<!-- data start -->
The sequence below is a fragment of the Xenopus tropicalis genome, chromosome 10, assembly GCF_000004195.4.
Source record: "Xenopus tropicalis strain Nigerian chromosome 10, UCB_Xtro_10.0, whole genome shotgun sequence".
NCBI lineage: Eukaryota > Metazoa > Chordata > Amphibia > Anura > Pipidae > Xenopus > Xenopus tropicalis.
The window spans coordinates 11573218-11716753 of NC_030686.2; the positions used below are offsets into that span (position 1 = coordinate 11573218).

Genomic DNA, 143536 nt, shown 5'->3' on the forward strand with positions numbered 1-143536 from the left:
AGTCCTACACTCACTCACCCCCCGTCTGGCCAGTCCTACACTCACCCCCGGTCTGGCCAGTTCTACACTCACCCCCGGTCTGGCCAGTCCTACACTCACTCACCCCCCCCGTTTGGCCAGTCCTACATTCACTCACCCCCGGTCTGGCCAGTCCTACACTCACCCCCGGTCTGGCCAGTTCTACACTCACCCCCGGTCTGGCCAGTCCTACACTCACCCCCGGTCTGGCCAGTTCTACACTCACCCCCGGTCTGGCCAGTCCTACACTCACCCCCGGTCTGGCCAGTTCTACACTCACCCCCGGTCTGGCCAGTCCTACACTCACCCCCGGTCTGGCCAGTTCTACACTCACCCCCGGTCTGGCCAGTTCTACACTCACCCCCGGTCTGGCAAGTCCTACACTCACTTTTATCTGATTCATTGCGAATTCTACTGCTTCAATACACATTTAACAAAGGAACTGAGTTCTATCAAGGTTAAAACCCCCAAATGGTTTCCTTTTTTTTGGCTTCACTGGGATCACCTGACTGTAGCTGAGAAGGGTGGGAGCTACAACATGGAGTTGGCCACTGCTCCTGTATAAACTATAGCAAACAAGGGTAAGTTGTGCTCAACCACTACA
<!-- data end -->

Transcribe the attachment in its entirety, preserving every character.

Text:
The sequence below is a fragment of the Xenopus tropicalis genome, chromosome 10, assembly GCF_000004195.4.
Source record: "Xenopus tropicalis strain Nigerian chromosome 10, UCB_Xtro_10.0, whole genome shotgun sequence".
NCBI lineage: Eukaryota > Metazoa > Chordata > Amphibia > Anura > Pipidae > Xenopus > Xenopus tropicalis.
The window spans coordinates 11573218-11716753 of NC_030686.2; the positions used below are offsets into that span (position 1 = coordinate 11573218).

Genomic DNA, 143536 nt, shown 5'->3' on the forward strand with positions numbered 1-143536 from the left:
AGTCCTACACTCACTCACCCCCCGTCTGGCCAGTCCTACACTCACCCCCGGTCTGGCCAGTTCTACACTCACCCCCGGTCTGGCCAGTCCTACACTCACTCACCCCCCCCGTTTGGCCAGTCCTACATTCACTCACCCCCGGTCTGGCCAGTCCTACACTCACCCCCGGTCTGGCCAGTTCTACACTCACCCCCGGTCTGGCCAGTCCTACACTCACCCCCGGTCTGGCCAGTTCTACACTCACCCCCGGTCTGGCCAGTCCTACACTCACCCCCGGTCTGGCCAGTTCTACACTCACCCCCGGTCTGGCCAGTCCTACACTCACCCCCGGTCTGGCCAGTTCTACACTCACCCCCGGTCTGGCCAGTTCTACACTCACCCCCGGTCTGGCAAGTCCTACACTCACTTTTATCTGATTCATTGCGAATTCTACTGCTTCAATACACATTTAACAAAGGAACTGAGTTCTATCAAGGTTAAAACCCCCAAATGGTTTCCTTTTTTTTGGCTTCACTGGGATCACCTGACTGTAGCTGAGAAGGGTGGGAGCTACAACATGGAGTTGGCCACTGCTCCTGTATAAACTATAGCAAACAAGGGTAAGTTGTGCTCAACCACTACA